Liberal Leader defends legitimacy of Newfoundland and Labrador election

Click to play video: 'N.L. premier criticized over election amid growing frustration' N.L. premier criticized over election amid growing frustration
WATCH: Newfoundland and Labrador Liberal Leader and incumbent Premier Andrew Furey is under fire for mixing politics with public health. As Ross Lord reports, critics say Furey's presence at the province's COVID-19 briefings is helping his reelection campaign. – Feb 26, 2021

Newfoundland and Labrador Liberal Leader and incumbent Premier Andrew Furey says he believes the province’s chaotic and delayed election is legitimate.

Furey says if he wins, he will have a valid mandate to govern.

“I believe that Elections NL has provided different opportunities for people to vote,” he told reporters Thursday during a virtual news conference.

Furey called the election on Jan. 15, a day on which health authorities reported one new case of COVID-19 and five active known cases across the province. Four weeks later, the election was upended and the province under lockdown as an outbreak spread through the St. John’s metro region.

Read more: Preliminary numbers suggest low voter turnout in Newfoundland and Labrador election

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The provincial elections authority delayed election day – which was originally Feb. 13 – and cancelled in-person voting, moving the vote to a mail-in ballot. After several deadline extensions, the mail-in ballots must now be postmarked by March 12 to count.

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Legal challenges expected in extended N.L. election – Feb 20, 2021

Some lawyers and political scientists say it’s not clear whether the decisions to cancel in-person voting and delay the election were legal, and that the results will likely be contested in court. Meanwhile, initial numbers from Elections NL indicate voter turnout could hover around 50 per cent – a historic low.

On Thursday, Furey said that to his knowledge, his party has not retained legal counsel. He said his government will remain at the helm in “caretaker” mode until a winner is declared, though it’s still unclear when that will be.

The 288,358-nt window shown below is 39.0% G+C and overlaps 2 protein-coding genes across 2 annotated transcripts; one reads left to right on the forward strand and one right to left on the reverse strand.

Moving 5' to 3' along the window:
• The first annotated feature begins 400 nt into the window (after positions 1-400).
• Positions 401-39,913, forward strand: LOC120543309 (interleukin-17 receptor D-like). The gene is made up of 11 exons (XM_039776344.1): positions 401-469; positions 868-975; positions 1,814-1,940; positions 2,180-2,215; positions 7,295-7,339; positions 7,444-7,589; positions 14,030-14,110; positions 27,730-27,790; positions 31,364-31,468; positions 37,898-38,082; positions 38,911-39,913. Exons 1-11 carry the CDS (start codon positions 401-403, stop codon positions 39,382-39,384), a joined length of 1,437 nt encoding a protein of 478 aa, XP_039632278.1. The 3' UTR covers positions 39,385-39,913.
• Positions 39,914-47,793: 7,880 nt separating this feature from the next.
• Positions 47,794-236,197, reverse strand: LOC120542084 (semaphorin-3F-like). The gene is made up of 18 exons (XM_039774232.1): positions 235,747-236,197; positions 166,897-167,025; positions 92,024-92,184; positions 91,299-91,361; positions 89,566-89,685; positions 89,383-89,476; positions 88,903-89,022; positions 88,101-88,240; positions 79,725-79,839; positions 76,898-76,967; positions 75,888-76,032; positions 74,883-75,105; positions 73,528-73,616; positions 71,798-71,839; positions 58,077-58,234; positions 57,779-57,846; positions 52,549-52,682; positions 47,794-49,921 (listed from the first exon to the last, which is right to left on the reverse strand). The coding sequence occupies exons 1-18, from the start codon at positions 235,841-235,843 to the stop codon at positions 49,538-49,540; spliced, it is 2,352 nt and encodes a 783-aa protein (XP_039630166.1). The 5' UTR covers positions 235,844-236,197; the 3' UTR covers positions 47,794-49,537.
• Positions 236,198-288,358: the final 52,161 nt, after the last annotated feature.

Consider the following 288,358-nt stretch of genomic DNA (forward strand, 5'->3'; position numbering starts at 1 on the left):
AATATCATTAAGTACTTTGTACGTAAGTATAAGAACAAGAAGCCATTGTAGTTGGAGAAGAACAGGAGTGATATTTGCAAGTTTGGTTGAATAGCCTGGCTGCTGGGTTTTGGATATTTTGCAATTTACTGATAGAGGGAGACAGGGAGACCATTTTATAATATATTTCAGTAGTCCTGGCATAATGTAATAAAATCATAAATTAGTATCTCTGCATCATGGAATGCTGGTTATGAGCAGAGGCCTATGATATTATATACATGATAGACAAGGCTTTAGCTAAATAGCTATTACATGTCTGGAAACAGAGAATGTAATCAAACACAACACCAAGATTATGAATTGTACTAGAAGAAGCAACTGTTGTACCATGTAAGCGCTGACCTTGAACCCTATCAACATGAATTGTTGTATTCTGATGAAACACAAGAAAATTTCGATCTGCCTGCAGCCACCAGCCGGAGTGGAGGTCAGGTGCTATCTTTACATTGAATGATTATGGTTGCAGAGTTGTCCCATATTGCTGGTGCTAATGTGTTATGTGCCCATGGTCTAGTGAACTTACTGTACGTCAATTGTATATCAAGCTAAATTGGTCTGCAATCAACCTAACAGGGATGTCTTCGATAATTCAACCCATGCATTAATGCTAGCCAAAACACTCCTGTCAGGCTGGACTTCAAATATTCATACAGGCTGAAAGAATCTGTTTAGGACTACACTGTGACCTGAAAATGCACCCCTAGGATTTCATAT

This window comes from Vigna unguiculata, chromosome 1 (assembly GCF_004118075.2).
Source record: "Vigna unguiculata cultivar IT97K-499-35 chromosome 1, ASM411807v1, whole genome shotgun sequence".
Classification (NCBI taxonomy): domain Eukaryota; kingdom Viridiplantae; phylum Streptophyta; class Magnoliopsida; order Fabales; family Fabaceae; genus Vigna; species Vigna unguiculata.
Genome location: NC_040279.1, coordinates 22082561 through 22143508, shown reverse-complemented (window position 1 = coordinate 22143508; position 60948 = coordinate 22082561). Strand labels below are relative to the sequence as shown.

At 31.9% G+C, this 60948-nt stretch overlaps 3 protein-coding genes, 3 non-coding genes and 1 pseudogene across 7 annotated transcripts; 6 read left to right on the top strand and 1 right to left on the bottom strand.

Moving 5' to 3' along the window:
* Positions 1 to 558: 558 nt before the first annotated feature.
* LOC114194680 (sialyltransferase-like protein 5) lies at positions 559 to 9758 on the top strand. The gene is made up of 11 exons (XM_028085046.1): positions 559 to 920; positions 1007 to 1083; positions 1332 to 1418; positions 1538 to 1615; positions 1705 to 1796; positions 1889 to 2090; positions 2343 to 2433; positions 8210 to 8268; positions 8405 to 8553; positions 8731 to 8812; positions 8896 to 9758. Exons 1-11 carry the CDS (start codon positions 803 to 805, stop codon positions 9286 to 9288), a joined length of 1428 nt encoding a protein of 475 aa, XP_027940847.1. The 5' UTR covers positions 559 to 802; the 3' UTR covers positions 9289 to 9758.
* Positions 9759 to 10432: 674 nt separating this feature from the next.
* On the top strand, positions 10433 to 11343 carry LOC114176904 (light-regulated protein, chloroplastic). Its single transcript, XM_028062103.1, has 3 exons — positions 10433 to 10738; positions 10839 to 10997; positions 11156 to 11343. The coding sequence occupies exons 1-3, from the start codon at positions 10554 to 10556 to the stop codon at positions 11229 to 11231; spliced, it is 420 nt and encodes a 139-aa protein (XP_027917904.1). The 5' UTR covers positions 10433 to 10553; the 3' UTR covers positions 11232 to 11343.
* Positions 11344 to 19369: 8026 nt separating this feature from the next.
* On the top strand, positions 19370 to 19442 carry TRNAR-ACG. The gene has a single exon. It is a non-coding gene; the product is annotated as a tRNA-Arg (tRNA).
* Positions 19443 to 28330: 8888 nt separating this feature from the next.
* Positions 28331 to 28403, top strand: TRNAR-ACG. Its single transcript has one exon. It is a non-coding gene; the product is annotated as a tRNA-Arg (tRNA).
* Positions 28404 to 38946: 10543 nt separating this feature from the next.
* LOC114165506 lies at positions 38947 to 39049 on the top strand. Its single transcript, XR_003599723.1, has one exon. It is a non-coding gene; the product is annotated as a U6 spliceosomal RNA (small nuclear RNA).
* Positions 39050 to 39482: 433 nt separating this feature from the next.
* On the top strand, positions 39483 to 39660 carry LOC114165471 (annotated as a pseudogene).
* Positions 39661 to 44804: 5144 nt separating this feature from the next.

Progressive Conservative Leader Ches Crosbie said his party’s lawyers are monitoring the process, adding “there’s certainly no decision about suing or litigation.”

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“We’re collecting complaints and evidence and evidence of inadequacies and irregularities against the possibility that we may have to go to law,” he told reporters Thursday.

Crosbie is Furey’s biggest competition, with the Progressive Conservatives holding 15 of 40 seats in the legislature; Furey’s Liberals hold 19. When asked if he’d consider his own mandate legitimate if his party won the election, Crosbie responded he’s reserving any judgment about the election’s legitimacy until after the votes are tallied.

Crosbie and NDP Leader Alison Coffin had been critical of Furey for calling the snap election before the outbreak began in St. John’s earlier this month. They had also expressed concerns about voter turnout in a winter pandemic election.

Furey was required by law to call an election by Aug. 19, 2021, but he could have also taken up the Tories on their offer to amend the legislation so the vote could have been held in October.

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The Liberal leader, however, said there was no certainty the situation in the province would be better by the fall. “At the time that I made the decision, the numbers were extremely low, we were the envy of the world, there was no community spread,” he said Thursday.

“No one could have predicted the situation that we are currently in.”

He said Elections NL officials assured him they were prepared to run a pandemic election, and that he consulted with the province’s chief medical officer of health before he asked that the legislature be dissolved.

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